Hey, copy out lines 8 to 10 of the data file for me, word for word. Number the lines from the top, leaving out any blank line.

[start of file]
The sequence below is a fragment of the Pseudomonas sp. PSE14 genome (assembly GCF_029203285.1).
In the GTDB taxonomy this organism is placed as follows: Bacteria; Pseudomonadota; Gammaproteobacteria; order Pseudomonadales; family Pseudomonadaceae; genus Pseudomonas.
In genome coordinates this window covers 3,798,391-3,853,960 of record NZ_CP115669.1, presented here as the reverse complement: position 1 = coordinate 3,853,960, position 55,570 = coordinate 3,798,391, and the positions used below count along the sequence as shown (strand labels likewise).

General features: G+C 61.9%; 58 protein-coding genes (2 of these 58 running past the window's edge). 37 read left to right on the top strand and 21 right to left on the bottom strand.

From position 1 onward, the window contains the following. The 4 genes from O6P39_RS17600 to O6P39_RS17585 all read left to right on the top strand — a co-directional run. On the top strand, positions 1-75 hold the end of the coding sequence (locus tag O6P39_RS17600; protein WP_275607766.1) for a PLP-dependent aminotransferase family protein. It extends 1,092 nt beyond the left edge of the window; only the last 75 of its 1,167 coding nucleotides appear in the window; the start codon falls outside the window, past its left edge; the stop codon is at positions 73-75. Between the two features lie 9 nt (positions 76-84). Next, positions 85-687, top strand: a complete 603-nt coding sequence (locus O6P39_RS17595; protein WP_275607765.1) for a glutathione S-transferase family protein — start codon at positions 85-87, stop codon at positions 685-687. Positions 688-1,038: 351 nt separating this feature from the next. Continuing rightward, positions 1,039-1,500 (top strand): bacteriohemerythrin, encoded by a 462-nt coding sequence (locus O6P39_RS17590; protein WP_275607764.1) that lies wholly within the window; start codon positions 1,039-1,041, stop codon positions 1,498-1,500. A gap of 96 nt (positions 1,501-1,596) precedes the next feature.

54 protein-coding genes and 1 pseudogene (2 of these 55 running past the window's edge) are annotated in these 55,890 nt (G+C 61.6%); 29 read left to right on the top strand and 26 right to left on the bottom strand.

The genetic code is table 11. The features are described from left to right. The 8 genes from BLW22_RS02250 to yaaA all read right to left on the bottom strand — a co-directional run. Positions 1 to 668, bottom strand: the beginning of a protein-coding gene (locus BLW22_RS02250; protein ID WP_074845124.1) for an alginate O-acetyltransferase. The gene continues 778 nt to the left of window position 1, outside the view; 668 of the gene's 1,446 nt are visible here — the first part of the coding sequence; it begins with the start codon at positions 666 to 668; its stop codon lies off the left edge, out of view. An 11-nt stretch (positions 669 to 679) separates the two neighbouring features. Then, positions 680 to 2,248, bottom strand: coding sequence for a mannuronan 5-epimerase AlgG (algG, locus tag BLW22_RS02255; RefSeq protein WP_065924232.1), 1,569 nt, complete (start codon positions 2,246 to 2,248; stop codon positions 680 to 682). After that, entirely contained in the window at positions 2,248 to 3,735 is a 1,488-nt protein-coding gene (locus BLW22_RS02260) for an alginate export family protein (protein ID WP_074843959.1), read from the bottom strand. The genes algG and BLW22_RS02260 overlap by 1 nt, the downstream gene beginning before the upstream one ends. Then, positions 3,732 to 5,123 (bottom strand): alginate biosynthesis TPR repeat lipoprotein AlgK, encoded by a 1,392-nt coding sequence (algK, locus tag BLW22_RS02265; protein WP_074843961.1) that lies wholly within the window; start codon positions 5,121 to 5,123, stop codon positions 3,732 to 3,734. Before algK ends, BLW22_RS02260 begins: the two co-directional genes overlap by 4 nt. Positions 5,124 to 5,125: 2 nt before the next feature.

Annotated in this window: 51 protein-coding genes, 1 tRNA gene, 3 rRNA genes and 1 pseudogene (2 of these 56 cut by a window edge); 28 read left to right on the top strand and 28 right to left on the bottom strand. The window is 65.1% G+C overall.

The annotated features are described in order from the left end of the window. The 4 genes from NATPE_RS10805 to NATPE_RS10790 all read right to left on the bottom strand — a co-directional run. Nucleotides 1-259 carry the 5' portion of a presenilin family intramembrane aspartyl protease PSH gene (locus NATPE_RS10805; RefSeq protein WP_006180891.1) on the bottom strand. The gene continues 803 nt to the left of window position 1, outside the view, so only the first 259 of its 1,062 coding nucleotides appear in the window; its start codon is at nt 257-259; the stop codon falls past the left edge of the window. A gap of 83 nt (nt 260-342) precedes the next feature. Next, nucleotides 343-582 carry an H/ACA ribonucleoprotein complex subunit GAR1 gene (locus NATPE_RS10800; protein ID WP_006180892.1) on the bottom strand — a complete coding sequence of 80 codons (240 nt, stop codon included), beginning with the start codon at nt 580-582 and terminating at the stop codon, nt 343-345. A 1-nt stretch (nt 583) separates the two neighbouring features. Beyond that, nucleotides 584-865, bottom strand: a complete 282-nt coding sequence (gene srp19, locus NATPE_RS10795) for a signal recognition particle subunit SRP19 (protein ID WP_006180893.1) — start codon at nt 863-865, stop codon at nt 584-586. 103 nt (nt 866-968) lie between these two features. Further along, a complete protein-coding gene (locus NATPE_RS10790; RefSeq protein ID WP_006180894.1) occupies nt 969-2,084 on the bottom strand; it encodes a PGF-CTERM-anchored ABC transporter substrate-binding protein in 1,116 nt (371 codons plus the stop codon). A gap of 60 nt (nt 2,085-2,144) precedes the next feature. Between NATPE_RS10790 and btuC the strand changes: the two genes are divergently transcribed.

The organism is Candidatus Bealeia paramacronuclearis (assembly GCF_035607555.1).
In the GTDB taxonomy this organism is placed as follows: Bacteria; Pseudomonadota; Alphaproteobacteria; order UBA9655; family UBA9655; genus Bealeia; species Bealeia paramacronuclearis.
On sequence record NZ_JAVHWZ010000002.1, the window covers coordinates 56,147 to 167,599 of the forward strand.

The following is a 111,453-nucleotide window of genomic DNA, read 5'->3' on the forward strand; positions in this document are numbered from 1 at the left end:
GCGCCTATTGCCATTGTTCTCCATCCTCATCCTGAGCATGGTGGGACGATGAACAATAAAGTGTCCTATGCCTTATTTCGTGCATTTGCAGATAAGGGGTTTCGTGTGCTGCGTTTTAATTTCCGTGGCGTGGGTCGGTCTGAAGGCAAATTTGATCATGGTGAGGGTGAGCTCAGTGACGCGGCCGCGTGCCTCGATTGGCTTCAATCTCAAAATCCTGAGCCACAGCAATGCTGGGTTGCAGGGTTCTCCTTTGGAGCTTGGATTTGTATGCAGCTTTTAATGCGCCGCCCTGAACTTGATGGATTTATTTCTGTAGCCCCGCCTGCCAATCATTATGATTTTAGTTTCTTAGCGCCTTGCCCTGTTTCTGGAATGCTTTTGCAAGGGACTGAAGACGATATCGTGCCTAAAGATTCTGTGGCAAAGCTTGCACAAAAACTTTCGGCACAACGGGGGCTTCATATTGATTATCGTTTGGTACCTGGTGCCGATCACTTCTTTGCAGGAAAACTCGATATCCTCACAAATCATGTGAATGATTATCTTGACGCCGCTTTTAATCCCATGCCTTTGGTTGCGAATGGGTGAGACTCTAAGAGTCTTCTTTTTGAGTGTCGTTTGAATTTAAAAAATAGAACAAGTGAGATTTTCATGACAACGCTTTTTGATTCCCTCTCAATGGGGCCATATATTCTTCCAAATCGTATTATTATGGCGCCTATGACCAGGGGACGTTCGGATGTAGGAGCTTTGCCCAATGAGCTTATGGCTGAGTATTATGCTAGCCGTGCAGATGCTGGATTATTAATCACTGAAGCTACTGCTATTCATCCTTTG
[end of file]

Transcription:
Annotated in this window: 51 protein-coding genes, 1 tRNA gene, 3 rRNA genes and 1 pseudogene (2 of these 56 cut by a window edge); 28 read left to right on the top strand and 28 right to left on the bottom strand. The window is 65.1% G+C overall.

The annotated features are described in order from the left end of the window. The 4 genes from NATPE_RS10805 to NATPE_RS10790 all read right to left on the bottom strand — a co-directional run. Nucleotides 1-259 carry the 5' portion of a presenilin family intramembrane aspartyl protease PSH gene (locus NATPE_RS10805; RefSeq protein WP_006180891.1) on the bottom strand. The gene continues 803 nt to the left of window position 1, outside the view, so only the first 259 of its 1,062 coding nucleotides appear in the window; its start codon is at nt 257-259; the stop codon falls past the left edge of the window. A gap of 83 nt (nt 260-342) precedes the next feature. Next, nucleotides 343-582 carry an H/ACA ribonucleoprotein complex subunit GAR1 gene (locus NATPE_RS10800; protein ID WP_006180892.1) on the bottom strand — a complete coding sequence of 80 codons (240 nt, stop codon included), beginning with the start codon at nt 580-582 and terminating at the stop codon, nt 343-345. A 1-nt stretch (nt 583) separates the two neighbouring features. Beyond that, nucleotides 584-865, bottom strand: a complete 282-nt coding sequence (gene srp19, locus NATPE_RS10795) for a signal recognition particle subunit SRP19 (protein ID WP_006180893.1) — start codon at nt 863-865, stop codon at nt 584-586. 103 nt (nt 866-968) lie between these two features. Further along, a complete protein-coding gene (locus NATPE_RS10790; RefSeq protein ID WP_006180894.1) occupies nt 969-2,084 on the bottom strand; it encodes a PGF-CTERM-anchored ABC transporter substrate-binding protein in 1,116 nt (371 codons plus the stop codon). A gap of 60 nt (nt 2,085-2,144) precedes the next feature. Between NATPE_RS10790 and btuC the strand changes: the two genes are divergently transcribed.

The organism is Candidatus Bealeia paramacronuclearis (assembly GCF_035607555.1).